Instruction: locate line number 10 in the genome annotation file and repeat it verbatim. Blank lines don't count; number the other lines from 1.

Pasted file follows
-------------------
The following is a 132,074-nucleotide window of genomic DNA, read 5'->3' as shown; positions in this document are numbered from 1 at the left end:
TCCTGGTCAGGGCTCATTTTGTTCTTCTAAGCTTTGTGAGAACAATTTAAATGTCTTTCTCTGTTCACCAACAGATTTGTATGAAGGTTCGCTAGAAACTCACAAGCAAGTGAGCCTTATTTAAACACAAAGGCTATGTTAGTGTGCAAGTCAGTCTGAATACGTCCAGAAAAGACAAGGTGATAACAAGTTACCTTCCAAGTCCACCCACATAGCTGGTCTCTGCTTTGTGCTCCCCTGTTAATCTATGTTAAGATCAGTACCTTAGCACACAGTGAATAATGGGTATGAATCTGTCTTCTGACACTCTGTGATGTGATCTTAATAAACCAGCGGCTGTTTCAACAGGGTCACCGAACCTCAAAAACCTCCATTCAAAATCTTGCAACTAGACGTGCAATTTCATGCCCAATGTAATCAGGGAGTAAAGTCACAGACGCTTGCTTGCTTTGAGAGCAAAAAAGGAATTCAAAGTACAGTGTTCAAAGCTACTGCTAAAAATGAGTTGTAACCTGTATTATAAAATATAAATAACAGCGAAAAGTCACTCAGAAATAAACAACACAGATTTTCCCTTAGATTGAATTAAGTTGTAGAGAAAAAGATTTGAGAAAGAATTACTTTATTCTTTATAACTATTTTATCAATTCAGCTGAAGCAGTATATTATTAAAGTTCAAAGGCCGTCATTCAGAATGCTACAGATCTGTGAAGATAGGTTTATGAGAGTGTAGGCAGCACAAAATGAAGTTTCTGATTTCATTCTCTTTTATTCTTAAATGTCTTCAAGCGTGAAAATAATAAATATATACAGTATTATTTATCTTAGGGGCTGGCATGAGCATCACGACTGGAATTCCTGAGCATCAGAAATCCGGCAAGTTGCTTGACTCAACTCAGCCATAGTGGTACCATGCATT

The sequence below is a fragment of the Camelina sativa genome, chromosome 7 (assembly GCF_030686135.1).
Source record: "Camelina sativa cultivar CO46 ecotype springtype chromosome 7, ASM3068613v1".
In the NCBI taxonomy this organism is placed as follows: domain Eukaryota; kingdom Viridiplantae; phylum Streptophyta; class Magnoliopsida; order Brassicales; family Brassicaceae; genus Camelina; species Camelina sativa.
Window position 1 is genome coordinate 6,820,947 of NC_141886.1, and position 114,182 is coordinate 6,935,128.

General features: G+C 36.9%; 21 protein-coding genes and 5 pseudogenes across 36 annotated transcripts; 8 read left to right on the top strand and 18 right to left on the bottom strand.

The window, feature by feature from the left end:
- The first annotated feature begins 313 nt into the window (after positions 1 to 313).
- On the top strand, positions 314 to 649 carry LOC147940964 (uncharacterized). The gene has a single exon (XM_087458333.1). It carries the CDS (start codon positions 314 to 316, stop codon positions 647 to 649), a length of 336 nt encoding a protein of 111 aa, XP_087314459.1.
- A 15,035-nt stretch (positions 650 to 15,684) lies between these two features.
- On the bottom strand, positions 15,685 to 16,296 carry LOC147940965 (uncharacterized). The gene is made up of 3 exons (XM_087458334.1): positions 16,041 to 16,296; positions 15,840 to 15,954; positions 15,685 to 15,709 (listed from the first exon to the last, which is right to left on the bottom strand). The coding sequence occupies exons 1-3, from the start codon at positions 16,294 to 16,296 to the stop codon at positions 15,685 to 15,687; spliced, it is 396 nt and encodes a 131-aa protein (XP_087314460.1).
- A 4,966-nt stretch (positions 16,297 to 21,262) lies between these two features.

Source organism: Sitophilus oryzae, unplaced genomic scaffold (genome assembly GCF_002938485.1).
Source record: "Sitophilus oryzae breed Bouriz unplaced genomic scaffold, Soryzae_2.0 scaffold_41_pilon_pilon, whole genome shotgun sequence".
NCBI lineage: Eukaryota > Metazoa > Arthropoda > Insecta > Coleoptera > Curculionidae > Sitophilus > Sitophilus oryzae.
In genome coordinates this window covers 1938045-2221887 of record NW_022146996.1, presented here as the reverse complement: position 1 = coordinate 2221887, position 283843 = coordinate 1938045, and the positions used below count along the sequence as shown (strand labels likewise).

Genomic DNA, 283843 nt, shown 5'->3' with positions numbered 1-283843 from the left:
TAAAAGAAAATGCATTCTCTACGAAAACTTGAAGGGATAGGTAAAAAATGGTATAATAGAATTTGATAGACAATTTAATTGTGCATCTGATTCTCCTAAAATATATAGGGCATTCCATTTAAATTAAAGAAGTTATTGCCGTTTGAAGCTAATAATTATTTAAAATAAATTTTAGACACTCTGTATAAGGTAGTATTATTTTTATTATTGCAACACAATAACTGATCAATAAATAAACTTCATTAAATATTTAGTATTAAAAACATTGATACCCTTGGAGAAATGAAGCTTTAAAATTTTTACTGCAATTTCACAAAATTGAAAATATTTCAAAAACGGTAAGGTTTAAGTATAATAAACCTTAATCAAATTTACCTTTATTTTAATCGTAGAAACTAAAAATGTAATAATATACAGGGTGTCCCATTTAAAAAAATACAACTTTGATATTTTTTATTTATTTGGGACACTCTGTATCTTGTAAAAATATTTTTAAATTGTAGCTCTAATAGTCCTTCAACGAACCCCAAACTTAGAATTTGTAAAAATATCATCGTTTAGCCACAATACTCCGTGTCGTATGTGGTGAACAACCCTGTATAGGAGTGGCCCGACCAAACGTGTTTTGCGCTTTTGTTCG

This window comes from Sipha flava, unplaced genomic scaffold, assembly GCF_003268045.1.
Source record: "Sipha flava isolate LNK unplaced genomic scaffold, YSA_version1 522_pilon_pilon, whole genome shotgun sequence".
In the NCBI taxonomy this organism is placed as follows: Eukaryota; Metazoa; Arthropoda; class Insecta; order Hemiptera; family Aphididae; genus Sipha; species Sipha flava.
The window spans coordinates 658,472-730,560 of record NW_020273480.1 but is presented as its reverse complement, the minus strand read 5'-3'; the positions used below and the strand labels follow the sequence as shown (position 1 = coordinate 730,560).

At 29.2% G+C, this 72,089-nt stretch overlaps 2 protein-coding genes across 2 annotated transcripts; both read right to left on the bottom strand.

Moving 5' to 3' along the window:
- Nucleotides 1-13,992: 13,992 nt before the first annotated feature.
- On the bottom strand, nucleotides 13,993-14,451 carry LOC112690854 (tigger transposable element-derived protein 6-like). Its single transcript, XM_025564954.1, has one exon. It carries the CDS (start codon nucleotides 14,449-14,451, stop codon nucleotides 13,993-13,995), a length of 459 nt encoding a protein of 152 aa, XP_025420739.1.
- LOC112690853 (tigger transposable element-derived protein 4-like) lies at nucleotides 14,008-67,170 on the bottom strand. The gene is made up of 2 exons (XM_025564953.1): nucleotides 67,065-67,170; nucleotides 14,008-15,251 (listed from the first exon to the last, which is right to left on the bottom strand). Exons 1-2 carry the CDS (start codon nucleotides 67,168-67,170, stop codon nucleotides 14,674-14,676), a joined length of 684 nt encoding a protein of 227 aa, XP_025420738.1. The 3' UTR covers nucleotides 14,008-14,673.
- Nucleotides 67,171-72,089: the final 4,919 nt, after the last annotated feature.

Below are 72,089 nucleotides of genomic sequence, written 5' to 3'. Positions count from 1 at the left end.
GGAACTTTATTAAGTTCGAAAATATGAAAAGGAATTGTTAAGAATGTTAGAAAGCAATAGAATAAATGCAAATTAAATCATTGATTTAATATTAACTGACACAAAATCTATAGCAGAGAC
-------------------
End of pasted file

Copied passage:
- On the top strand, positions 314 to 649 carry LOC147940964 (uncharacterized). The gene has a single exon (XM_087458333.1). It carries the CDS (start codon positions 314 to 316, stop codon positions 647 to 649), a length of 336 nt encoding a protein of 111 aa, XP_087314459.1.